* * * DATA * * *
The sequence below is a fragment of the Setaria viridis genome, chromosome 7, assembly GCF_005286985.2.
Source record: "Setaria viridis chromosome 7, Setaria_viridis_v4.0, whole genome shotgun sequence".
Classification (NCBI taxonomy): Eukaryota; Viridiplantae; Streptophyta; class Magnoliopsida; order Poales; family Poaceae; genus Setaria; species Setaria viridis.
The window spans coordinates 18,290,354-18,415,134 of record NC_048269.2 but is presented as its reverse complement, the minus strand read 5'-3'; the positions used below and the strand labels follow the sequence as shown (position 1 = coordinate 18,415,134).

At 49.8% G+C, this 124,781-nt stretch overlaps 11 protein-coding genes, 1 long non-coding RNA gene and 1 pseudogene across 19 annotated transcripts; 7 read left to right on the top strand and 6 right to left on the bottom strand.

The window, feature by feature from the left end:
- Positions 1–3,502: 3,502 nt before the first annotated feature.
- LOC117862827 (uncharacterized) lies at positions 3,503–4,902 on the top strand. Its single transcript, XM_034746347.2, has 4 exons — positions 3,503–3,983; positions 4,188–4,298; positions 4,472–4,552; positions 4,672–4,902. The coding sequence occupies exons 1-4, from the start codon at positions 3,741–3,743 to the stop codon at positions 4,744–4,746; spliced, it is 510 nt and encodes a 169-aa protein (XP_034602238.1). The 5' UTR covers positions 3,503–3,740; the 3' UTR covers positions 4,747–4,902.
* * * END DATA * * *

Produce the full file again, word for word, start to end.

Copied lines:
The sequence below is a fragment of the Setaria viridis genome, chromosome 7, assembly GCF_005286985.2.
Source record: "Setaria viridis chromosome 7, Setaria_viridis_v4.0, whole genome shotgun sequence".
Classification (NCBI taxonomy): Eukaryota; Viridiplantae; Streptophyta; class Magnoliopsida; order Poales; family Poaceae; genus Setaria; species Setaria viridis.
The window spans coordinates 18,290,354-18,415,134 of record NC_048269.2 but is presented as its reverse complement, the minus strand read 5'-3'; the positions used below and the strand labels follow the sequence as shown (position 1 = coordinate 18,415,134).

At 49.8% G+C, this 124,781-nt stretch overlaps 11 protein-coding genes, 1 long non-coding RNA gene and 1 pseudogene across 19 annotated transcripts; 7 read left to right on the top strand and 6 right to left on the bottom strand.

The window, feature by feature from the left end:
- Positions 1–3,502: 3,502 nt before the first annotated feature.
- LOC117862827 (uncharacterized) lies at positions 3,503–4,902 on the top strand. Its single transcript, XM_034746347.2, has 4 exons — positions 3,503–3,983; positions 4,188–4,298; positions 4,472–4,552; positions 4,672–4,902. The coding sequence occupies exons 1-4, from the start codon at positions 3,741–3,743 to the stop codon at positions 4,744–4,746; spliced, it is 510 nt and encodes a 169-aa protein (XP_034602238.1). The 5' UTR covers positions 3,503–3,740; the 3' UTR covers positions 4,747–4,902.